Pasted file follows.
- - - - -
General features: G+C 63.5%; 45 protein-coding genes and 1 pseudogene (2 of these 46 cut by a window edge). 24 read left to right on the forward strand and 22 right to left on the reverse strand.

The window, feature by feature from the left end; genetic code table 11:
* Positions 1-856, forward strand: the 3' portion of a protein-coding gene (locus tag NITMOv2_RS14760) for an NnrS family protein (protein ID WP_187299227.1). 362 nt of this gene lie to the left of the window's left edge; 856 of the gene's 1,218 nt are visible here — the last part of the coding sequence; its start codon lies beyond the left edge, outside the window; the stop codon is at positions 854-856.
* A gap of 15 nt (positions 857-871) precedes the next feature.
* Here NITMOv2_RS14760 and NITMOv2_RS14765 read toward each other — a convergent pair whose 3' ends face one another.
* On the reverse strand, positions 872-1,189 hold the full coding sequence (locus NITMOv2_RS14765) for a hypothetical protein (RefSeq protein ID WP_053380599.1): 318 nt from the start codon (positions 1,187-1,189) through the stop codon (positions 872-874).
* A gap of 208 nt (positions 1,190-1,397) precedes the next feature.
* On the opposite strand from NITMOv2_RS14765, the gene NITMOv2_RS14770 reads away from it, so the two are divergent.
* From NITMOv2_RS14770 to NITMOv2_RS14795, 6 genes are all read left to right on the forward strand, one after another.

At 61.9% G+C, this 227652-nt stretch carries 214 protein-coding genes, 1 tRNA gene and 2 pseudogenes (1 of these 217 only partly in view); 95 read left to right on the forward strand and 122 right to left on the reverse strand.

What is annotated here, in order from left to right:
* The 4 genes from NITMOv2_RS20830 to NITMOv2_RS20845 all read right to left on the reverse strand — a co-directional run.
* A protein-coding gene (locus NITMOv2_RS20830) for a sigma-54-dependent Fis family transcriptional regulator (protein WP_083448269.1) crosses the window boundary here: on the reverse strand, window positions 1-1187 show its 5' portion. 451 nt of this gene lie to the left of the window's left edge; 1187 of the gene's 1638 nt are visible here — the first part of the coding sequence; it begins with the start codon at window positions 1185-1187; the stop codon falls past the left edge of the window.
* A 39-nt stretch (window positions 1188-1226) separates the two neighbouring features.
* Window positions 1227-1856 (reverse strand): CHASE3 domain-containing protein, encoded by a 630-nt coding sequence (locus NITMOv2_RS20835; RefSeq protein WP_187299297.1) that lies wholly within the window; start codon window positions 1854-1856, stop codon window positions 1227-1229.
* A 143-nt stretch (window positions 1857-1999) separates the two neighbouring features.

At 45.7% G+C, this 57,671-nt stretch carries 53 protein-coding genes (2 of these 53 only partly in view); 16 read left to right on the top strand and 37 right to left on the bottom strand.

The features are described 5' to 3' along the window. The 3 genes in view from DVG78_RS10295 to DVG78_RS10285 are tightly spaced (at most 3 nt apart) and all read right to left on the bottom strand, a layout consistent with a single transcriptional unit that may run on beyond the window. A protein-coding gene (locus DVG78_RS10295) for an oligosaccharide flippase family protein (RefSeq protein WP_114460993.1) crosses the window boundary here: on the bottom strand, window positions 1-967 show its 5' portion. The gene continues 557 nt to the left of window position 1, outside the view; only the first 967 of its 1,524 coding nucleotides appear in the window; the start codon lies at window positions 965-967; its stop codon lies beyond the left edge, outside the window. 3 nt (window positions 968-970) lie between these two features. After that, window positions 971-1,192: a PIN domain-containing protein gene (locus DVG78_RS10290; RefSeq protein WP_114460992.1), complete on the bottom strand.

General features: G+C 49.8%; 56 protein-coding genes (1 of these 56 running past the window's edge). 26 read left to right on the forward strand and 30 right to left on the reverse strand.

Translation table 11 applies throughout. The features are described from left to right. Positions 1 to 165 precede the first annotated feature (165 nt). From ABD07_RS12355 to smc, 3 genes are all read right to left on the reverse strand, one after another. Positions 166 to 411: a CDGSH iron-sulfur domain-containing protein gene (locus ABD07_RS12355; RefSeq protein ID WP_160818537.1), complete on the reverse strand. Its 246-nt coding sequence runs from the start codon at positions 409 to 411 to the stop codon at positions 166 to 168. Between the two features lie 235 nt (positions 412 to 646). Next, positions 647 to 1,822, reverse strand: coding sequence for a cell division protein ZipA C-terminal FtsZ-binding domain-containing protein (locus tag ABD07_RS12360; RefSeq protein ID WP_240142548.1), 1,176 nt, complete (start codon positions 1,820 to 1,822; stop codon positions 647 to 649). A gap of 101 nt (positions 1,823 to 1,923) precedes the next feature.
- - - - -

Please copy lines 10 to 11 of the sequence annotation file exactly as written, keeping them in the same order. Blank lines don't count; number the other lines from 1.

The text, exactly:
At 61.9% G+C, this 227652-nt stretch carries 214 protein-coding genes, 1 tRNA gene and 2 pseudogenes (1 of these 217 only partly in view); 95 read left to right on the forward strand and 122 right to left on the reverse strand.

What is annotated here, in order from left to right: